^ local government apostle : Governor Baker at kickoff, 70 miles west of, Boston,of St Representative Susannah Whipps Lee’s re-election campaign. (Worcester Sheriff Lew Evangelidis on the right)

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On July 18th, at a campaign kickoff for State Representative Susannah Whipps Lee of Athol, Governor Baker spoke as one seldom hears from mainstream elected officials these days. I wish that all my readers could have heard what Baker had to say and how he said it. I can’t reproduce his speech here, nor anything like it, but I will do my best, in this article, to bring his message to you.

“It’s a long way from Beacon Hill to the rest of Massachusetts,” Baker said, speaking to activists in Lee’s District 70 miles from Boston. “We get that, Karyn Polito and I. It’s why we do not just tell communities how to do things but instead encourage communities to implement State policy in their own way.

“Because,” Baker added, “government works better when it’s local. People judge how they’re doing based on how things are going in their won community.” If we want people to feel that life is working for them, Baker was saying, we need always to remember that to the people we are governing, “works well” means working well in that community. “This is why,” said Baker, “Lieutenant Governor Polito and I give so much attention to community compacts.” (More than half the 351 cities and towns in Massachusetts have signed these compacts, intended to upgrade local government’s practices and modernize its outreach.)

Usually, these days, when one hears talk about local government it’s in a context of distrusting either State or nation or both. Baker intended no such distrust, nor to evoke any; he is, after all, Governor, not a selectman. Nor was there the slightest overtone, in anything Baker said, of untying any locality to “Beacon Hill.” Baker’s point was to strengthen “Beacon Hill” by committing our “351 towns and cities” to carrying each its own burden, on its terms, in tandem with one another and, perhaps, sharing practices with one another.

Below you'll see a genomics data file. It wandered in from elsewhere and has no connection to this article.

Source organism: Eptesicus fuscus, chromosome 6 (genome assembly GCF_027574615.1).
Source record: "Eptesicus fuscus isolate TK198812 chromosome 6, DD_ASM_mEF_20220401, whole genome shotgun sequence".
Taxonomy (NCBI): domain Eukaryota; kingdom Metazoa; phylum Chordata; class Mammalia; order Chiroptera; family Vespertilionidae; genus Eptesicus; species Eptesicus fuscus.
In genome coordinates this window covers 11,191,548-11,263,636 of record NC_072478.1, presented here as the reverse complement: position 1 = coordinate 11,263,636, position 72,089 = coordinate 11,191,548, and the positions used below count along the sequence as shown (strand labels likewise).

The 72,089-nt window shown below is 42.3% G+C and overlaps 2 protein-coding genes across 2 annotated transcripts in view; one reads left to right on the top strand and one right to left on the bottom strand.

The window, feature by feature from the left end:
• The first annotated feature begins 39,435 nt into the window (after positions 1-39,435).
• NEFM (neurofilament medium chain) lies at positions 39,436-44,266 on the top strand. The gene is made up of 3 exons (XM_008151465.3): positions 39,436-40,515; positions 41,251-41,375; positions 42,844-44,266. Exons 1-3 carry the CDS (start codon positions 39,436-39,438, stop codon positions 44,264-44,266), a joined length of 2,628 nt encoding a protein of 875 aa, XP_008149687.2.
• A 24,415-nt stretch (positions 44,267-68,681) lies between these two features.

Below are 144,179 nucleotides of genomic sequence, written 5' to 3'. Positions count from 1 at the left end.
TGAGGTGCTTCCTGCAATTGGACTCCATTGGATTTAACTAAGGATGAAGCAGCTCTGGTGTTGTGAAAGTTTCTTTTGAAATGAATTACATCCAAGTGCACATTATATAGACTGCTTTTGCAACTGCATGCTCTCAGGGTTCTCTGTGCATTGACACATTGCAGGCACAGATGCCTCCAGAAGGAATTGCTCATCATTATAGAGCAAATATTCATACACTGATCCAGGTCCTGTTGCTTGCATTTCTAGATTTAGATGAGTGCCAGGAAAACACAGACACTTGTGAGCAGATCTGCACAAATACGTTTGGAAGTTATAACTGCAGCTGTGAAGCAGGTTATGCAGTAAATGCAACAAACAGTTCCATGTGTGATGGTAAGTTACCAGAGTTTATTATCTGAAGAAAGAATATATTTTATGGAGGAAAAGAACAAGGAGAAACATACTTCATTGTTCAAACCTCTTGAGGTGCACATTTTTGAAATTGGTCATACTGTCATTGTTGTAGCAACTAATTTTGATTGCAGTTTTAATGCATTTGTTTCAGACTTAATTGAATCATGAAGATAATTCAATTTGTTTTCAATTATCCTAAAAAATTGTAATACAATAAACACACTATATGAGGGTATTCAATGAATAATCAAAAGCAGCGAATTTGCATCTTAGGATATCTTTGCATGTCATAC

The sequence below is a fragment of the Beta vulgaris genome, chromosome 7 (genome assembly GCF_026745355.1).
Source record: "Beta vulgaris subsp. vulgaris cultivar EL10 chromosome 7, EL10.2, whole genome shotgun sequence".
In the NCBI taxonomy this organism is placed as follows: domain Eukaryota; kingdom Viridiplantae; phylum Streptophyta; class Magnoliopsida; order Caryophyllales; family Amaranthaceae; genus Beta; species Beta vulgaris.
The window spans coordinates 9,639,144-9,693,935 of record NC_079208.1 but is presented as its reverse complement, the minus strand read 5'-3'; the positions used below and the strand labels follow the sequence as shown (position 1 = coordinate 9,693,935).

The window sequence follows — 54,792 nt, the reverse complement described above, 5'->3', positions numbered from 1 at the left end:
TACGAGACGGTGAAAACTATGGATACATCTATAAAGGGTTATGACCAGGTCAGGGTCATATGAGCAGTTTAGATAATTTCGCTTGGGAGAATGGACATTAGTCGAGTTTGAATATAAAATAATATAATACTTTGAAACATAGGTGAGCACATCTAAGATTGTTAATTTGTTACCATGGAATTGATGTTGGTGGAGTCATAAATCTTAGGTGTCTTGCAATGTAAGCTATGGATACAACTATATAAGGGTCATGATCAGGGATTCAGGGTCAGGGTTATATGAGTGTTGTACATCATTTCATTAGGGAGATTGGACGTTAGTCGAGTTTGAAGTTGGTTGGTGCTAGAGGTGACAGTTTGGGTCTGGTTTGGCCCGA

That said, Baker was just as firm, in his words, that all politics is local, just as the late Tip O’Neill famously said; that participation in democracy begins in the precinct and carries out its most necessary missi0ns in the precinct, door to door and neighbor with neighbor. He was saying all this, of course, because Susannah Whipps Lee represents towns little visited by “Beacon Hill” deciders but in which actual people live, who are — so Baker insisted — just as important to the State as those who live in the Capital City : and so, he wanted to add, is their representative, Susie Lee.

These were points crucial to Baker’s talk : distance matters, more than it should, perhaps, but it matters, and its presence creates a burden upon the equality of those who live distant from “the center.”

This burden can probably never be lifted; but baker’s theory of governing from locality to center, rather than the other way around, alleviates as much of this inequality as is practicable. His theory takes onto his shoulders, as Governor, some of that burden, and the over 200 Athol, Orange, Templeton, Warwick, Wendell, and, yes, Phillipston activists who heard him, in that restaurant room 70 miles uphill from Boston seemed to thank him for ¬†bringing more to them than just a Beacon Hill gesture.

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